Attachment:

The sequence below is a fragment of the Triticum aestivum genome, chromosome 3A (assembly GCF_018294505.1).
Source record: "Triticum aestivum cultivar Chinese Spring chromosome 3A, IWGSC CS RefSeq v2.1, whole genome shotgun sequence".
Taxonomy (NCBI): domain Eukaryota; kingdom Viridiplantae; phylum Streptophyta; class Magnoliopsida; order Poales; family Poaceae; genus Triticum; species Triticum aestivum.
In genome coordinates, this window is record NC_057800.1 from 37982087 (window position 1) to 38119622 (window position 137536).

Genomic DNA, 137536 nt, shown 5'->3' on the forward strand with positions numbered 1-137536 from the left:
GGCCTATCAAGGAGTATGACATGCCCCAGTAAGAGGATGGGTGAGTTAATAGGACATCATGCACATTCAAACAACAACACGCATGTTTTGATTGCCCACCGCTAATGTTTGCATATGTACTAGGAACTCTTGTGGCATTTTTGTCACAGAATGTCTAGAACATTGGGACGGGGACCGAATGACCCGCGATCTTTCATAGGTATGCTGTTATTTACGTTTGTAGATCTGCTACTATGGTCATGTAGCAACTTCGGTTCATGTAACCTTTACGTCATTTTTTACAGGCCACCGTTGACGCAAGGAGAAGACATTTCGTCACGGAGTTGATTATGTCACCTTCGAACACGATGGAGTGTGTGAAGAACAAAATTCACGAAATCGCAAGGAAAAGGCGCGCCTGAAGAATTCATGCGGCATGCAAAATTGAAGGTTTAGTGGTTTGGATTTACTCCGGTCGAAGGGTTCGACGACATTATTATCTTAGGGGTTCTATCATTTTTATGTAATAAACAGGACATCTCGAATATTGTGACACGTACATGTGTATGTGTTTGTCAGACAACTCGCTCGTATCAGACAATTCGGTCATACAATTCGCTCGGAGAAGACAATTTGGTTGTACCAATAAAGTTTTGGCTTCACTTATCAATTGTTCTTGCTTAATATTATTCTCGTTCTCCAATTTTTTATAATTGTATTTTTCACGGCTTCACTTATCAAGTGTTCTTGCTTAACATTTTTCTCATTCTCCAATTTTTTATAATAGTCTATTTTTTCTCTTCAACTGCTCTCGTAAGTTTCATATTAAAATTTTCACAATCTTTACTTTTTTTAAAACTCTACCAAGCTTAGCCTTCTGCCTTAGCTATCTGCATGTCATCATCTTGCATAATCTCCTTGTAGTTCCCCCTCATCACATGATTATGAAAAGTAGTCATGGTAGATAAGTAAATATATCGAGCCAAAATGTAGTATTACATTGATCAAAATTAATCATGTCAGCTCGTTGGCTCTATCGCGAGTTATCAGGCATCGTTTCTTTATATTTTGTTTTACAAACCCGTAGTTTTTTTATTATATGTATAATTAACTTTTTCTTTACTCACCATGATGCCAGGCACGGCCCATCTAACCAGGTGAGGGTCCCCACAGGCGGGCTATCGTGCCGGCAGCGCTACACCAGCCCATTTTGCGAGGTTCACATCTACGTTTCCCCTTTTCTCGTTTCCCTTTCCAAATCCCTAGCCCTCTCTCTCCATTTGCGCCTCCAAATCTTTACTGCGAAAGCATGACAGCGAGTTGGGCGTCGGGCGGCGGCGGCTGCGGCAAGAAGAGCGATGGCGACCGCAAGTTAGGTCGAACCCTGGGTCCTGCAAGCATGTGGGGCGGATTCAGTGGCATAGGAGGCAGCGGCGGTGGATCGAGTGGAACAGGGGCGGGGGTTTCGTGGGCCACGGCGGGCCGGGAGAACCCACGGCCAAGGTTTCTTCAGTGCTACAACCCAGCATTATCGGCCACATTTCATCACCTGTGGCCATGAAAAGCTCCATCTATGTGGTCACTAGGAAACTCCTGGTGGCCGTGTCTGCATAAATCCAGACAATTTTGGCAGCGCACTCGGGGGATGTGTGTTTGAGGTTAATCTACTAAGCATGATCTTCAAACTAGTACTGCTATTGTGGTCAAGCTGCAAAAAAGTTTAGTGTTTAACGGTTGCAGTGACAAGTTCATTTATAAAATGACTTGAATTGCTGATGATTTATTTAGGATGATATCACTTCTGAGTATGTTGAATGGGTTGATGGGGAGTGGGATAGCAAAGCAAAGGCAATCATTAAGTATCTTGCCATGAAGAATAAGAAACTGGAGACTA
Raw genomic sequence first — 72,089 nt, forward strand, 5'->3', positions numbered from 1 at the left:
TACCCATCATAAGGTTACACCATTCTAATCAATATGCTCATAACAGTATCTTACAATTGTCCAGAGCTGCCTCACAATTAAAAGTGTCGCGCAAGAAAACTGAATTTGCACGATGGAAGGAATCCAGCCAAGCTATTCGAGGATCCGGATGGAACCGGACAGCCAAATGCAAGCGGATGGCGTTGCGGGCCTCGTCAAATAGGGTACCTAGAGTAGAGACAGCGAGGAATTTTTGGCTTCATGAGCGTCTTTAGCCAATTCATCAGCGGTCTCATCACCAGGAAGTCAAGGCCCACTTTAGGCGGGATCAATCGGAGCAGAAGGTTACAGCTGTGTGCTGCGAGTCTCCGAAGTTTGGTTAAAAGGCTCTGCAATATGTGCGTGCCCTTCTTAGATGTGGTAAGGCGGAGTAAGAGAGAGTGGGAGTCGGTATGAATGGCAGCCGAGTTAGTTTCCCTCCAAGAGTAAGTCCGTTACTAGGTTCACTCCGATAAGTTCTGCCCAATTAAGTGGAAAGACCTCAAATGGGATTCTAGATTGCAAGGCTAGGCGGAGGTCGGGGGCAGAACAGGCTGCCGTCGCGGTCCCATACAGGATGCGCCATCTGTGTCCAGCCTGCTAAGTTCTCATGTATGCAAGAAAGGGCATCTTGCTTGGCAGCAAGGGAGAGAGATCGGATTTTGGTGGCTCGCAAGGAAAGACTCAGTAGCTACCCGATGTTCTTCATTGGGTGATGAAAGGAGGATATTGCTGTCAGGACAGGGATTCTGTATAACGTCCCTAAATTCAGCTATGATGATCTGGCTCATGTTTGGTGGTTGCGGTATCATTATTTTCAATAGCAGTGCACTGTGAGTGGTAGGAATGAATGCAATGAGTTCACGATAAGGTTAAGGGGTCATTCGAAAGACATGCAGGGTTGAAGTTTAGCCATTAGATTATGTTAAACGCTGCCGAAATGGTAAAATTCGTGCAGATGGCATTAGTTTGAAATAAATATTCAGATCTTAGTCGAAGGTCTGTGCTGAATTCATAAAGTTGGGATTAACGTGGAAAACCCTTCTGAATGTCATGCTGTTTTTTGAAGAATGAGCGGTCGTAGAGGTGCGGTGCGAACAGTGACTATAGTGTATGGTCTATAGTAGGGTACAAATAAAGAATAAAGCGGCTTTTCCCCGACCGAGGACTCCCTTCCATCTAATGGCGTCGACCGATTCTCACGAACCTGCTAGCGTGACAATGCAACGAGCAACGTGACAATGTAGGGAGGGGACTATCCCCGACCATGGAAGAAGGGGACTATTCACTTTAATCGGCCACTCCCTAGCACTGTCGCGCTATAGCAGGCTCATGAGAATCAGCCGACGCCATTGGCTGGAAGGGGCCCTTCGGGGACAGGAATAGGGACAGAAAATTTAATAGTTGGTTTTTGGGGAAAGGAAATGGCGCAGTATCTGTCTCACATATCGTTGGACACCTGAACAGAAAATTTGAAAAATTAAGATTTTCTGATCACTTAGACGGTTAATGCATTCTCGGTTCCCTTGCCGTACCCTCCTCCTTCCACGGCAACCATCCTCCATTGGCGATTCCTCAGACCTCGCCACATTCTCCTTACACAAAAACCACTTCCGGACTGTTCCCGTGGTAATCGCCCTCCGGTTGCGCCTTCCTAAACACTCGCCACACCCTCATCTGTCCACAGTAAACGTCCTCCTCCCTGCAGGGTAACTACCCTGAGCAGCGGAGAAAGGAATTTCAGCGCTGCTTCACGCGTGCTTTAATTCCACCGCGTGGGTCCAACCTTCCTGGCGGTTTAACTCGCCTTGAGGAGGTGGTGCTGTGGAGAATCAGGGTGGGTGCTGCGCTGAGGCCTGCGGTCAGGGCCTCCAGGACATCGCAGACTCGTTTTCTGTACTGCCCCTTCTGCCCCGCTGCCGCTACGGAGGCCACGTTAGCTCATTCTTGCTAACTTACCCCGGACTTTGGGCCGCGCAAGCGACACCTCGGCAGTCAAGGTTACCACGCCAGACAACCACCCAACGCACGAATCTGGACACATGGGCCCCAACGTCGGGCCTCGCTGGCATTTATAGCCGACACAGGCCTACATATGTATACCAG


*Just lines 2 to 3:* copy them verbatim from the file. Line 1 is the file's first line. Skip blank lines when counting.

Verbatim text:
Source record: "Triticum aestivum cultivar Chinese Spring chromosome 3A, IWGSC CS RefSeq v2.1, whole genome shotgun sequence".
Taxonomy (NCBI): domain Eukaryota; kingdom Viridiplantae; phylum Streptophyta; class Magnoliopsida; order Poales; family Poaceae; genus Triticum; species Triticum aestivum.